Preventive action is the best form of defence in information security, health and safety and quality, whilst the ISO may have removed the clause of preventive action, implementing a standard in itself is considered a preventive action vehicle. Using standards is using and leaning upon the experience of what others have learned previously, the ISO (International Organisation for Standardization) has technical committees, these technical committees are staffed by people from relevant sectors such as engineering, health and safety, pharmaceutical, to name but a few.

The ISO don't take chances, they use industry experts to gain insight into current trends and conditions and develop standards in order to protect industry from harm, weaknesses and lawsuits.

Preventive actions are always being implemented in organisations, they are the best method of improvement because preventive actions lower risk, make your company more efficient and make you look far more attractive to customers and investors because you are always planning to be better - and this will show in your product and service delivery, something to consider when applying standards.

In industry, it's easy to forget that standards and preventive actions are applied for a reason, it is for increasing health and safety in the workplace, it's about committing to technical excellence, it's about using standards as a benchmark for growth and it's about committing to best practices that support and sustain your organisation.

What examples can you come up with of preventive action? Have a think about it. If in engineering it could be applying calibration to machinery, in product testing it could be through monitoring and measurement against known results, in pharmaceutical it could be the strict control of drugs and testing of ingredients, in aerospace it could be the testing of airframes or engines to known standards, in personnel it could be training your staff in relevant and suitable areas. We often do these beforehand but forget that it is preventive action driving your companies and organisations forward. It's all about foresight and this is such a valuable commodity.

Preventive actions also consist of inviting new personnel, consultants, auditors and regulators into your organisation, to help you to improve, if you embrace preventive action through applying standards, your business will go from strength to strength.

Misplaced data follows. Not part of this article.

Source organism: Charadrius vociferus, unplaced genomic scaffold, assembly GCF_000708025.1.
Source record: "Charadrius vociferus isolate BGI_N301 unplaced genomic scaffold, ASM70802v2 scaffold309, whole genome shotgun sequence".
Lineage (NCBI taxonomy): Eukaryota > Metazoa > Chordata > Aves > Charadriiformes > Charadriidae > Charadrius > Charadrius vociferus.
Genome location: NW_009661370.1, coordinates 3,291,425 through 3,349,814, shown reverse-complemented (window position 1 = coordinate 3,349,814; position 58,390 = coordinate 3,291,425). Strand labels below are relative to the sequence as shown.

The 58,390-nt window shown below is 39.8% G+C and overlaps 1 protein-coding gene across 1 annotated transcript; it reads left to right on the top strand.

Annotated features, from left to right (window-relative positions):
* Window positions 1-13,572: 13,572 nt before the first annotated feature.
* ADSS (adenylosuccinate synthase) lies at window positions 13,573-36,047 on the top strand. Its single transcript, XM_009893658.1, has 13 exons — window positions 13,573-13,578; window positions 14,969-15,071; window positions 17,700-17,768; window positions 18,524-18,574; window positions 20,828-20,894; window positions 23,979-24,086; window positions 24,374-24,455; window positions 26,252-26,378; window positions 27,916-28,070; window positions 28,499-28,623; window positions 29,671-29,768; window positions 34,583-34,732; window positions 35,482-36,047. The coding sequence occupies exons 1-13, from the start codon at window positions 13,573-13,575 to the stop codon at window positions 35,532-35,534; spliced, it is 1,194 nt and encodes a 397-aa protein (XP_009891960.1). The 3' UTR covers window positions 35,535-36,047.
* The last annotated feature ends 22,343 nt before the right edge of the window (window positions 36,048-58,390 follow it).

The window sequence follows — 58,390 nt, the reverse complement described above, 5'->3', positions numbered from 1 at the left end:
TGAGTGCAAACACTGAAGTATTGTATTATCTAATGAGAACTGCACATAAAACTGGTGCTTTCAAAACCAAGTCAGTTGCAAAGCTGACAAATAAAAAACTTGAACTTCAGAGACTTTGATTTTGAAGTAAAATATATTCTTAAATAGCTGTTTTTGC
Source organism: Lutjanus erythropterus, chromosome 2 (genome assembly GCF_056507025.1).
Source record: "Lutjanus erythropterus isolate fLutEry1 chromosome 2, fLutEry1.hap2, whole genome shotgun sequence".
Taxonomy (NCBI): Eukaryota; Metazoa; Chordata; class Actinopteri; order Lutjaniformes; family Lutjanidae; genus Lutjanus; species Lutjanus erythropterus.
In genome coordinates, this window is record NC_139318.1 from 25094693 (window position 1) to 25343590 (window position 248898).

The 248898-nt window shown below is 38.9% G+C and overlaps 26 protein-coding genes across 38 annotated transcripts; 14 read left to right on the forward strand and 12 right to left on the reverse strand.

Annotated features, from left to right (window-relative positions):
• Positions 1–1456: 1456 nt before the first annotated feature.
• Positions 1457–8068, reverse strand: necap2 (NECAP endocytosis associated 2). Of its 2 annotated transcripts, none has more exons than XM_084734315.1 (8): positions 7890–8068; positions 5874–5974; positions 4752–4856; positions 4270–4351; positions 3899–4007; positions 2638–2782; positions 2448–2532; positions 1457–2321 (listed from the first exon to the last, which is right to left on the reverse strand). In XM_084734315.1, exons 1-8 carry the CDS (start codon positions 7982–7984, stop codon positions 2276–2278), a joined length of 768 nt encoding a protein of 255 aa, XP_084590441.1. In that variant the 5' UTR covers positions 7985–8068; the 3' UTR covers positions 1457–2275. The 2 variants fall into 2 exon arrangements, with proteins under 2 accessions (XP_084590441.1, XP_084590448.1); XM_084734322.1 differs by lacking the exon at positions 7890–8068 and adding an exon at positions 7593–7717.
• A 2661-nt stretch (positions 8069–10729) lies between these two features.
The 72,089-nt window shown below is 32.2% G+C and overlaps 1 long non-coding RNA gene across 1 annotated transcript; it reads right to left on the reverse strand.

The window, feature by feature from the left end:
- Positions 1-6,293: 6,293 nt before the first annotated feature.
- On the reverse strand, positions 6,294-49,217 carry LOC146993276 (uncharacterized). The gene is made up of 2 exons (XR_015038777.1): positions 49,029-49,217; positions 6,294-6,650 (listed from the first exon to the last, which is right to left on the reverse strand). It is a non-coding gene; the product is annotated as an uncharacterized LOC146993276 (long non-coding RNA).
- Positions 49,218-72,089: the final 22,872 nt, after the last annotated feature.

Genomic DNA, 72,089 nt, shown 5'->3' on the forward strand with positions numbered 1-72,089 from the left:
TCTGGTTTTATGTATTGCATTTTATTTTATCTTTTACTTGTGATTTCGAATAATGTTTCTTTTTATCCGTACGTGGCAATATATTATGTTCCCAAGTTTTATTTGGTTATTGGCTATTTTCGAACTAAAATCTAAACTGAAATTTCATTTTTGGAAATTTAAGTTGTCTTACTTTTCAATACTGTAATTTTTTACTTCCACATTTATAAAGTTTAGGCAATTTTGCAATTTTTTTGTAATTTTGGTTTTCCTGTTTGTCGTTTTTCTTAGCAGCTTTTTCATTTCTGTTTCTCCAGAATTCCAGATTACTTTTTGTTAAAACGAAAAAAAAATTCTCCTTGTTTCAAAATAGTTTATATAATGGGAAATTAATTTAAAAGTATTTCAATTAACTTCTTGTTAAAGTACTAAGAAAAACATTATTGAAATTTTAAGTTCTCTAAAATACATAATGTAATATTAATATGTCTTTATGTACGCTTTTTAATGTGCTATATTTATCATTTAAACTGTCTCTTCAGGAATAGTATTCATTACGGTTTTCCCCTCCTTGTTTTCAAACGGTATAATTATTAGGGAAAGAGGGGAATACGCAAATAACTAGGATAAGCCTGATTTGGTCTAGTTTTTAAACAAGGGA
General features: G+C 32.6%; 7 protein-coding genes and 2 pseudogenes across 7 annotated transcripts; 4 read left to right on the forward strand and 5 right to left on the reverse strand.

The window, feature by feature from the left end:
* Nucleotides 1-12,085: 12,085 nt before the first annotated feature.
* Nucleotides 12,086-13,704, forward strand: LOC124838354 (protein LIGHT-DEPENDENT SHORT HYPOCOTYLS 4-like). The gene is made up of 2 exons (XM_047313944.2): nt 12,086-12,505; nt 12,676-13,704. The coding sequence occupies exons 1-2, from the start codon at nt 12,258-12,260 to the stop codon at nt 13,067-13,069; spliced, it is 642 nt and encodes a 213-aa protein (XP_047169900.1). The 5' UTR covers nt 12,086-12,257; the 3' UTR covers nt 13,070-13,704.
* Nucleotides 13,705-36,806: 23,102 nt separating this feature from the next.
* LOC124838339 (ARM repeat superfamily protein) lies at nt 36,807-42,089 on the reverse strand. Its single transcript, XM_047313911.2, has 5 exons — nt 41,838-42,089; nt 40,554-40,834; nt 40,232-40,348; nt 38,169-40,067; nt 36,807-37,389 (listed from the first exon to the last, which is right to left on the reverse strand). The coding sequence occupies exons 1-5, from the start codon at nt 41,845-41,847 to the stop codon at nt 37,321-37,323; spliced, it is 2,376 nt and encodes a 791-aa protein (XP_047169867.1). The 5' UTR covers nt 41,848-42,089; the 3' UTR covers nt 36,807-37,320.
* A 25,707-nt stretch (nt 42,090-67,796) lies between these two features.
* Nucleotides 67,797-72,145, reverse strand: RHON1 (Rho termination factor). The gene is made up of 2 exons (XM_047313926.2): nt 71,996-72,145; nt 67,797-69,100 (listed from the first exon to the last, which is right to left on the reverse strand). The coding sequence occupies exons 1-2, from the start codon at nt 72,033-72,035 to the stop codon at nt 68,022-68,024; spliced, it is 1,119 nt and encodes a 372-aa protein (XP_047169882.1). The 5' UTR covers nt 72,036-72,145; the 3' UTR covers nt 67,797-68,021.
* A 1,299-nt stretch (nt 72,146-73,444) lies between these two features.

Here's to the ISO.

Regards

SteveB

Steven Burgess is a Consultant to companies in the UK and also a Data Protection Officer for Disclosure Services Limited, a company that process data relating to criminal record checks.

https://www.stevenburgessconsulting.com/

Tuesday, 25 February 2020

Certification and the GDPR

Hi all,

I've been looking into the subject of certification within the GDPR articles and it is clear to me that the current format of management system certification, as applied by the certification and accreditation bodies, won't currently support the GDPR's request for certification to ISO 17065. Most certification bodies in the UK are accredited (certificated) against ISO 17021 - conformity assessment, requirements for bodies providing audit and certification of management systems. They are accredited by National bodies such as UKAS to ISO 17021 and have to undergo a periodic assessment no longer than 5 years apart.

Whilst the International Standards are bringing out a new standard for privacy information management - ISO 27701, surely it would have been wiser for the EU to align the requirements in the GDPR at articles 42 and 43 (Certification and Certification Bodies) to ISO 17021? Let me explain...

ISO 17021 is the accreditation that certification bodies have to align themselves to when wanting to certificate companies and organisations to a known management system standard, i.e. ISO 9001 or ISO 27001 for instance, but what has happened is that when the GDPR has been written, the EU have favoured an accreditation that doesn't align to management systems, in which case ISO 27701 Privacy Information Management will not be totally sufficient for GDPR implementation for organisations wishing to implement the GDPR via the standard ISO 27701. This will find organisations coming short when implementing the ISO 27701 standard because it will have to be accredited by ISO 17021 - that's the standard for management system accreditation.